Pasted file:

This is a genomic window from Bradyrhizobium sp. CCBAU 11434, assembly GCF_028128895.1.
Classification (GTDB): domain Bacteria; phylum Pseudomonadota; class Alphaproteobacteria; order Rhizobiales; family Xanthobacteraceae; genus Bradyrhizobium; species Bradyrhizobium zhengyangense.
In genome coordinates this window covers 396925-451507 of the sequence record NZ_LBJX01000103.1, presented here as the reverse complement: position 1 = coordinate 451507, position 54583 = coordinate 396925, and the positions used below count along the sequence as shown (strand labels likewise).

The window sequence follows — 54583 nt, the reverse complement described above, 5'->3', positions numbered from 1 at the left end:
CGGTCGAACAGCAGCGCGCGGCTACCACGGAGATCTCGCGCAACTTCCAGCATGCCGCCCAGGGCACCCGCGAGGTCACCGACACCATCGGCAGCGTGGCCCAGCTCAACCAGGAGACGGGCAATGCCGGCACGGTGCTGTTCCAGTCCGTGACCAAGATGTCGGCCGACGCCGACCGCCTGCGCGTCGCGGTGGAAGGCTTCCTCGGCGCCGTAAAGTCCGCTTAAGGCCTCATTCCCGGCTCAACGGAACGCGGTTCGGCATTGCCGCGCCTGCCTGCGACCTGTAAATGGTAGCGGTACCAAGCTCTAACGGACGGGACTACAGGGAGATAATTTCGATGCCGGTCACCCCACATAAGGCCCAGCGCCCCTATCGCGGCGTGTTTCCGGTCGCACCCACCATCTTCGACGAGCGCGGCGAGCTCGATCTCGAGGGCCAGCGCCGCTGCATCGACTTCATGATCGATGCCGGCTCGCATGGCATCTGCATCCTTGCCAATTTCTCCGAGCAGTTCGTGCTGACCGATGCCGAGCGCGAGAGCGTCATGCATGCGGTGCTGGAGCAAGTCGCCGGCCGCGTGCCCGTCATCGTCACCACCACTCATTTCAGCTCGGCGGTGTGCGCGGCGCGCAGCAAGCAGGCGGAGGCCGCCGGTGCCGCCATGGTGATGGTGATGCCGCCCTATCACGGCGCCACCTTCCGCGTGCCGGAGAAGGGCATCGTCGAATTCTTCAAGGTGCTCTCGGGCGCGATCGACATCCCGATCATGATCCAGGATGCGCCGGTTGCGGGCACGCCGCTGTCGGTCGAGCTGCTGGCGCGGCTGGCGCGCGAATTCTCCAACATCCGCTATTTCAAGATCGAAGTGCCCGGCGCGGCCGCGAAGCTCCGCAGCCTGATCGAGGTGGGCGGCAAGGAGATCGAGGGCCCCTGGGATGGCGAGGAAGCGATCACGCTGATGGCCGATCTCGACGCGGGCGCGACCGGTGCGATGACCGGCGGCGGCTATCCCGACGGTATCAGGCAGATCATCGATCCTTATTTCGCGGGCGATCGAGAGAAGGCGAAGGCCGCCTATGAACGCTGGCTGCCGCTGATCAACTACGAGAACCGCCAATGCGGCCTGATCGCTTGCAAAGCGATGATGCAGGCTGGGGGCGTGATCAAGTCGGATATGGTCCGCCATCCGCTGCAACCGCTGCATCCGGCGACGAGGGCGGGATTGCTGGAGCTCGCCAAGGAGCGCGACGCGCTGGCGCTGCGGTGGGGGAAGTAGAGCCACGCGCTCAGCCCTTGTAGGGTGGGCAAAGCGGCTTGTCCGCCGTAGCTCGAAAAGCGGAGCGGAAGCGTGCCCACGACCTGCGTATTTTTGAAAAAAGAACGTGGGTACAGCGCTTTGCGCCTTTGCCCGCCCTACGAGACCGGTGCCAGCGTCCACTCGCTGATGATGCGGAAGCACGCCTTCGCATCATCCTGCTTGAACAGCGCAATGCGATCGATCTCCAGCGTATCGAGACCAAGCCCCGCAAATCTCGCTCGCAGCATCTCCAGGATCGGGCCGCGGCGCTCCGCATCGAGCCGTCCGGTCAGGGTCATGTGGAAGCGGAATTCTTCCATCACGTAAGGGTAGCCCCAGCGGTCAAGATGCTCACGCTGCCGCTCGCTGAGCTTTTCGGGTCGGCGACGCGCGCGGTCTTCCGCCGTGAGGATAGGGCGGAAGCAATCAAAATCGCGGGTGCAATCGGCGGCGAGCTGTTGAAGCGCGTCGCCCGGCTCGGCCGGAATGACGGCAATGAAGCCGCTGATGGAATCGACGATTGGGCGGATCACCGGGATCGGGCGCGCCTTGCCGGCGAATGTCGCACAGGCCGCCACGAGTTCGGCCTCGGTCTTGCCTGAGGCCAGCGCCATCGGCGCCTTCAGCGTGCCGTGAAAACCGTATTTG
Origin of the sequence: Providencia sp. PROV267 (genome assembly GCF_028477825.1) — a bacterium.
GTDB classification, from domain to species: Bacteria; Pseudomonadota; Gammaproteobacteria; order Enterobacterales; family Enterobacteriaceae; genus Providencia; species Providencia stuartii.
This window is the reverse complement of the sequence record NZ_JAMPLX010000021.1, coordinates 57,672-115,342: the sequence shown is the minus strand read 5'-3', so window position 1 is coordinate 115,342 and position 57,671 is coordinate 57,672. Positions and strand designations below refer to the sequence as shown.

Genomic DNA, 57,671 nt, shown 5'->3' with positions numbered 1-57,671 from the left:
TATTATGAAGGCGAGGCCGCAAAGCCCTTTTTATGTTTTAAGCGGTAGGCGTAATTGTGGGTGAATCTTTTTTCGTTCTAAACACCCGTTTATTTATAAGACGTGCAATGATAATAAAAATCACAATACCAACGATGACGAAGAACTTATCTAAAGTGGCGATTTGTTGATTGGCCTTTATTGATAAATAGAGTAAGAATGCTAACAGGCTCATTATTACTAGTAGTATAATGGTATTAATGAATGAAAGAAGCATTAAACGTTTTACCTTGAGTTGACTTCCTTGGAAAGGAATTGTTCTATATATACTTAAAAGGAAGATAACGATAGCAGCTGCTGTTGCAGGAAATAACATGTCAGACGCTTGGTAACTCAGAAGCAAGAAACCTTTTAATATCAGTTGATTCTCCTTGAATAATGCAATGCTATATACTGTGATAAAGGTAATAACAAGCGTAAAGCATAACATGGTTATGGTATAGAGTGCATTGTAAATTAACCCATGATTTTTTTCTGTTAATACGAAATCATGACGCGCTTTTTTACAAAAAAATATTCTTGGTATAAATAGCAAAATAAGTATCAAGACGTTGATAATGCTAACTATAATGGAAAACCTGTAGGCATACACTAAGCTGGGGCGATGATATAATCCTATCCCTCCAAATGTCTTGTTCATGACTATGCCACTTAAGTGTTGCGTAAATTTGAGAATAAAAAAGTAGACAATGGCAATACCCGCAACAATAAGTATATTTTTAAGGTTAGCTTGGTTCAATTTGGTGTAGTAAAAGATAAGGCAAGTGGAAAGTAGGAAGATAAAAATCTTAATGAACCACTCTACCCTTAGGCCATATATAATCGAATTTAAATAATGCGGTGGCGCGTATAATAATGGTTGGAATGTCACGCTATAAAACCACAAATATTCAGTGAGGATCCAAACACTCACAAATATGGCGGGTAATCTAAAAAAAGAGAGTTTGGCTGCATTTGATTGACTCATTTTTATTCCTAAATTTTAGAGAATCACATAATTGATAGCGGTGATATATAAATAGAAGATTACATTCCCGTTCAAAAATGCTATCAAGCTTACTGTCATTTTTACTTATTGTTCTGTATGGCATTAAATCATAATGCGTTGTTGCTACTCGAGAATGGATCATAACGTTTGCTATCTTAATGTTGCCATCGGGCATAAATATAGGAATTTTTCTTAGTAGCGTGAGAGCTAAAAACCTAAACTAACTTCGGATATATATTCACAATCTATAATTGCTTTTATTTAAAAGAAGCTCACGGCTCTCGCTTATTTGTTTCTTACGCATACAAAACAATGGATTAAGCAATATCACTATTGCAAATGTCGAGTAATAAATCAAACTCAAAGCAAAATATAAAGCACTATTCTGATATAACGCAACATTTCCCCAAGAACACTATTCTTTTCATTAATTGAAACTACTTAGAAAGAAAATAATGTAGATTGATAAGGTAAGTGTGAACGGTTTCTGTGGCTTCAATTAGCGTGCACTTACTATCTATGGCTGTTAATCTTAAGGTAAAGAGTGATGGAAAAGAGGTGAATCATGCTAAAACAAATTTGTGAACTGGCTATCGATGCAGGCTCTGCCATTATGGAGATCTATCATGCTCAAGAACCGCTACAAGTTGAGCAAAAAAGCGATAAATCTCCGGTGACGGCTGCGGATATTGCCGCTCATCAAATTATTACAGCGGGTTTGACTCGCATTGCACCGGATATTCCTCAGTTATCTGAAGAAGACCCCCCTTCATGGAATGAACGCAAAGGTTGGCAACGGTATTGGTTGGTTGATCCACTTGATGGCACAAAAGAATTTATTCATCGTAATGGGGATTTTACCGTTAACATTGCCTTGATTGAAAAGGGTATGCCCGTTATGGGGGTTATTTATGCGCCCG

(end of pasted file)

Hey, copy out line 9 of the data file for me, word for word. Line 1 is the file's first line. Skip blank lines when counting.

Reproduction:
Genomic DNA, 57,671 nt, shown 5'->3' with positions numbered 1-57,671 from the left: